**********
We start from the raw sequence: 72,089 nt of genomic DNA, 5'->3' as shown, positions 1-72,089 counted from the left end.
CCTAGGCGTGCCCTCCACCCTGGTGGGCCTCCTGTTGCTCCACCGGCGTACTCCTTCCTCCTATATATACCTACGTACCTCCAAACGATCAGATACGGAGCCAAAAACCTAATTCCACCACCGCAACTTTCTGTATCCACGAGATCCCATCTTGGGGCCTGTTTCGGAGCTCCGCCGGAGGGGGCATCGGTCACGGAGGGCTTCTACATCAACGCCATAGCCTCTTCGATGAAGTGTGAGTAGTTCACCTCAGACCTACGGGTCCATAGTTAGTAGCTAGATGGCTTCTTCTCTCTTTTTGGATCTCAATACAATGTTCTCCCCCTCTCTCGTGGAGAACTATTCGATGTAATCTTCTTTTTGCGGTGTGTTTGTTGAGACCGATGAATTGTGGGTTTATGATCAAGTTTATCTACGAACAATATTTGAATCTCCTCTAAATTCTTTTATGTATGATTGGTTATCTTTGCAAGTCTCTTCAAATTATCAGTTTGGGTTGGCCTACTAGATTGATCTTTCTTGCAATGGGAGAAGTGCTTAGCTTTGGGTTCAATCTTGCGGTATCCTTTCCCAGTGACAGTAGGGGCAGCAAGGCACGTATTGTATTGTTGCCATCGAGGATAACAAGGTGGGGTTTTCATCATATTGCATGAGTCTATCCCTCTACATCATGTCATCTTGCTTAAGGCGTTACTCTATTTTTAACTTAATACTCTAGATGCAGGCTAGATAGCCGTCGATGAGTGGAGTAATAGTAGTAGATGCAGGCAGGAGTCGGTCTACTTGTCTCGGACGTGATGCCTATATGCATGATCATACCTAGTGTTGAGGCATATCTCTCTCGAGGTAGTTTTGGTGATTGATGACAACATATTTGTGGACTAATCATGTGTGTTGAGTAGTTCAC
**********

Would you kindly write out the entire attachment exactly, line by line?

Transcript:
We start from the raw sequence: 72,089 nt of genomic DNA, 5'->3' as shown, positions 1-72,089 counted from the left end.
CCTAGGCGTGCCCTCCACCCTGGTGGGCCTCCTGTTGCTCCACCGGCGTACTCCTTCCTCCTATATATACCTACGTACCTCCAAACGATCAGATACGGAGCCAAAAACCTAATTCCACCACCGCAACTTTCTGTATCCACGAGATCCCATCTTGGGGCCTGTTTCGGAGCTCCGCCGGAGGGGGCATCGGTCACGGAGGGCTTCTACATCAACGCCATAGCCTCTTCGATGAAGTGTGAGTAGTTCACCTCAGACCTACGGGTCCATAGTTAGTAGCTAGATGGCTTCTTCTCTCTTTTTGGATCTCAATACAATGTTCTCCCCCTCTCTCGTGGAGAACTATTCGATGTAATCTTCTTTTTGCGGTGTGTTTGTTGAGACCGATGAATTGTGGGTTTATGATCAAGTTTATCTACGAACAATATTTGAATCTCCTCTAAATTCTTTTATGTATGATTGGTTATCTTTGCAAGTCTCTTCAAATTATCAGTTTGGGTTGGCCTACTAGATTGATCTTTCTTGCAATGGGAGAAGTGCTTAGCTTTGGGTTCAATCTTGCGGTATCCTTTCCCAGTGACAGTAGGGGCAGCAAGGCACGTATTGTATTGTTGCCATCGAGGATAACAAGGTGGGGTTTTCATCATATTGCATGAGTCTATCCCTCTACATCATGTCATCTTGCTTAAGGCGTTACTCTATTTTTAACTTAATACTCTAGATGCAGGCTAGATAGCCGTCGATGAGTGGAGTAATAGTAGTAGATGCAGGCAGGAGTCGGTCTACTTGTCTCGGACGTGATGCCTATATGCATGATCATACCTAGTGTTGAGGCATATCTCTCTCGAGGTAGTTTTGGTGATTGATGACAACATATTTGTGGACTAATCATGTGTGTTGAGTAGTTCAC